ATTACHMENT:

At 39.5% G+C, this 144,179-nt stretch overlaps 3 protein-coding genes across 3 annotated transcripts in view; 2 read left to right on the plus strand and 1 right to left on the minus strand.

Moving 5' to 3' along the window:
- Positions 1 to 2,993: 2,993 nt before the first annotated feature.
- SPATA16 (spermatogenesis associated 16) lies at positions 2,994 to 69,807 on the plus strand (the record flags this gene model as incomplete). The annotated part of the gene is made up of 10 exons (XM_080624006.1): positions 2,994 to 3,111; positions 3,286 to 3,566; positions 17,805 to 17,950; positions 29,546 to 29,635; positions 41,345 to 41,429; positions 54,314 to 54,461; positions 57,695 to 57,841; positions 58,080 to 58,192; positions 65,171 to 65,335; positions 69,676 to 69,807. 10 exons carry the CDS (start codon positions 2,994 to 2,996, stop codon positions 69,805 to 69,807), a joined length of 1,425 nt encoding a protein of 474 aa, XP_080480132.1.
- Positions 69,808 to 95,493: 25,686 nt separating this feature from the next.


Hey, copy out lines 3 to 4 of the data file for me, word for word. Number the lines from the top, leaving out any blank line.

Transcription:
- Positions 1 to 2,993: 2,993 nt before the first annotated feature.
- SPATA16 (spermatogenesis associated 16) lies at positions 2,994 to 69,807 on the plus strand (the record flags this gene model as incomplete). The annotated part of the gene is made up of 10 exons (XM_080624006.1): positions 2,994 to 3,111; positions 3,286 to 3,566; positions 17,805 to 17,950; positions 29,546 to 29,635; positions 41,345 to 41,429; positions 54,314 to 54,461; positions 57,695 to 57,841; positions 58,080 to 58,192; positions 65,171 to 65,335; positions 69,676 to 69,807. 10 exons carry the CDS (start codon positions 2,994 to 2,996, stop codon positions 69,805 to 69,807), a joined length of 1,425 nt encoding a protein of 474 aa, XP_080480132.1.